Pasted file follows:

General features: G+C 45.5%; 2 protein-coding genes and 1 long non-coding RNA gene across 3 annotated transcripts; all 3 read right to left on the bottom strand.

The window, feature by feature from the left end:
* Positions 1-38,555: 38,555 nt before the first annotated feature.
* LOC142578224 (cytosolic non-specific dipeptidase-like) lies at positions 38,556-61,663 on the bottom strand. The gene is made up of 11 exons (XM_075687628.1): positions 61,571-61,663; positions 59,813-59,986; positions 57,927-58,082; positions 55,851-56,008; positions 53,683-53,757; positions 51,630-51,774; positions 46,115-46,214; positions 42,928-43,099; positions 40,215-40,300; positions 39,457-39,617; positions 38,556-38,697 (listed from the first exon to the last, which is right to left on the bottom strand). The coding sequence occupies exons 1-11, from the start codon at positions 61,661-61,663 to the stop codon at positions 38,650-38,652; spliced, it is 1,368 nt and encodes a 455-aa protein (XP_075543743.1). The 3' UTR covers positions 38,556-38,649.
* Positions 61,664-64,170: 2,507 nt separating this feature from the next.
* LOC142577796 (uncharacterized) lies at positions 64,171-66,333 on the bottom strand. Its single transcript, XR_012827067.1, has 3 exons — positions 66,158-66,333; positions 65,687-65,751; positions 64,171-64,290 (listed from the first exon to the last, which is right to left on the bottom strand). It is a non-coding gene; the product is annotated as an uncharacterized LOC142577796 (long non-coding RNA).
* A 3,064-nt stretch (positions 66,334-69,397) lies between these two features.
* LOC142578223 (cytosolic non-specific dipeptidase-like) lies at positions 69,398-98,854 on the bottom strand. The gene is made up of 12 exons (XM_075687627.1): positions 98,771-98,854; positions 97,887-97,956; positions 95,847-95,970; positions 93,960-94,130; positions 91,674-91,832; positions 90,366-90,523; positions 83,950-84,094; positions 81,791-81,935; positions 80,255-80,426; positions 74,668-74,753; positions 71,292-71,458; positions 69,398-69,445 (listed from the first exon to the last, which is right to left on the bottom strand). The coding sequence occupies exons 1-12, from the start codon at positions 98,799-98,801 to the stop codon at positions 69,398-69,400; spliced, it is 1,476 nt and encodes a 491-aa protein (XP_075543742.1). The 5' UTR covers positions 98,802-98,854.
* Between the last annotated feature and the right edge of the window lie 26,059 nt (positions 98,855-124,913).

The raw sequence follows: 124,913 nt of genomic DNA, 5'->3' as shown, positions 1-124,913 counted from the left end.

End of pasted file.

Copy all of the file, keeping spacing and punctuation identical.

General features: G+C 45.5%; 2 protein-coding genes and 1 long non-coding RNA gene across 3 annotated transcripts; all 3 read right to left on the bottom strand.

The window, feature by feature from the left end:
* Positions 1-38,555: 38,555 nt before the first annotated feature.
* LOC142578224 (cytosolic non-specific dipeptidase-like) lies at positions 38,556-61,663 on the bottom strand. The gene is made up of 11 exons (XM_075687628.1): positions 61,571-61,663; positions 59,813-59,986; positions 57,927-58,082; positions 55,851-56,008; positions 53,683-53,757; positions 51,630-51,774; positions 46,115-46,214; positions 42,928-43,099; positions 40,215-40,300; positions 39,457-39,617; positions 38,556-38,697 (listed from the first exon to the last, which is right to left on the bottom strand). The coding sequence occupies exons 1-11, from the start codon at positions 61,661-61,663 to the stop codon at positions 38,650-38,652; spliced, it is 1,368 nt and encodes a 455-aa protein (XP_075543743.1). The 3' UTR covers positions 38,556-38,649.
* Positions 61,664-64,170: 2,507 nt separating this feature from the next.
* LOC142577796 (uncharacterized) lies at positions 64,171-66,333 on the bottom strand. Its single transcript, XR_012827067.1, has 3 exons — positions 66,158-66,333; positions 65,687-65,751; positions 64,171-64,290 (listed from the first exon to the last, which is right to left on the bottom strand). It is a non-coding gene; the product is annotated as an uncharacterized LOC142577796 (long non-coding RNA).
* A 3,064-nt stretch (positions 66,334-69,397) lies between these two features.
* LOC142578223 (cytosolic non-specific dipeptidase-like) lies at positions 69,398-98,854 on the bottom strand. The gene is made up of 12 exons (XM_075687627.1): positions 98,771-98,854; positions 97,887-97,956; positions 95,847-95,970; positions 93,960-94,130; positions 91,674-91,832; positions 90,366-90,523; positions 83,950-84,094; positions 81,791-81,935; positions 80,255-80,426; positions 74,668-74,753; positions 71,292-71,458; positions 69,398-69,445 (listed from the first exon to the last, which is right to left on the bottom strand). The coding sequence occupies exons 1-12, from the start codon at positions 98,799-98,801 to the stop codon at positions 69,398-69,400; spliced, it is 1,476 nt and encodes a 491-aa protein (XP_075543742.1). The 5' UTR covers positions 98,802-98,854.
* Between the last annotated feature and the right edge of the window lie 26,059 nt (positions 98,855-124,913).

The raw sequence follows: 124,913 nt of genomic DNA, 5'->3' as shown, positions 1-124,913 counted from the left end.